Deluc’s favorite fields were geology, meteorology, and natural philosophy or theology, as one might expect of a Calvinistic Genevan who made many scientific excursions to the Alps. By nature an inveterate discourser, he would write in a moderate tone on anything, including, for example, the history of the solar system before the birth of the sun. His great aim was to reconcile Genesis and geology; and his orthodoxy, versatility, prolixity, productivity, high social standing, and facility in languages earned him an exalted contemporary position. Georges Cuvier ranked him among the first geologists of his age, whereas Zittel (p. 77) affirms that although Deluc was “held in high respect and favour during his lifetime, his papers have no permanent place in [the] literature.”
Deluc believed that the six days of the Creation were six epochs that preceded the present state of the globe, which began when cavities in the interior of the earth collapsed and lowered the sea level, thereby exposing the continents. There was thus a distinction between an older creative, or antediluvian, period and a newer, or diluvian, period. Of the former there survived only a few primordial islands, which accounted for the fossils of large animals and the continuity and antiquity of organic life. In the latter period, which started about 2200 b.c., new geological processes were operative but were so ineffectual or incidental that the landscape remained unchanged. To Deluc mountains were the remnants left upstanding when the adjacent areas had collapsed catastrophically, and the large boulders known today as glacial erratics had been blown out when great interior caverns filled with some expansible fluid had collapsed.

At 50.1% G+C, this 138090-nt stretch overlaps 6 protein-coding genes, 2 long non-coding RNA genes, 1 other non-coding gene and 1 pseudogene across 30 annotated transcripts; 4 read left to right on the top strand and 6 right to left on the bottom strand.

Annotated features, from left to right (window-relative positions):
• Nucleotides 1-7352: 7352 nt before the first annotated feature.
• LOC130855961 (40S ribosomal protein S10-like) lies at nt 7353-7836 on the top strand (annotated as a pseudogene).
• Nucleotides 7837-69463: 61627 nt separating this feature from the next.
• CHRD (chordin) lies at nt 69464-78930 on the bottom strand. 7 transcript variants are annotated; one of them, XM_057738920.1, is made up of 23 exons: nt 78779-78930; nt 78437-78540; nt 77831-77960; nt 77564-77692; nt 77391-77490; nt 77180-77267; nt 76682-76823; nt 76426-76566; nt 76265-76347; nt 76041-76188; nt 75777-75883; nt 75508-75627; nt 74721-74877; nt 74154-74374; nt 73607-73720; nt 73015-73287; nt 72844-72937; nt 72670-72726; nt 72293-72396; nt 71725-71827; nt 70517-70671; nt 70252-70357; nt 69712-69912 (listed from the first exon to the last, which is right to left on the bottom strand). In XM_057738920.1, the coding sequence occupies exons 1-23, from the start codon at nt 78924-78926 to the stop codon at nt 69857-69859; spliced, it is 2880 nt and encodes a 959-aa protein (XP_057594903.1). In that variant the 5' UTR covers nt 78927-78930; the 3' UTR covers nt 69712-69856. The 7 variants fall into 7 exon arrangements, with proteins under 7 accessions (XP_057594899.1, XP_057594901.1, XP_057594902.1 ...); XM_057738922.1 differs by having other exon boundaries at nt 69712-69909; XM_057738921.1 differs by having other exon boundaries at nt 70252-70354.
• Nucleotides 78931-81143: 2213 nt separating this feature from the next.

In 1790–1791 and later, in many letters, Deluc opposed Hutton’s ideas on present erosion, asserting, for example, that soil is not eroded because if it were there would be none left. In his Elementary Treatise on Geology (1809) he claimed rather bombastically that he could now demonstrate “the conformity of geological monuments with the sublime account of that series of the operations which took place during the Six days, or periods of time, recorded by the inspired penman.” This discursive volume contains, inter alia, four of his earlier letters refuting the ideas of Hutton and Playfair. In his later geological writings Deluc occasionally proffers an astute minor observation but rarely, if ever, is the originator of a new idea.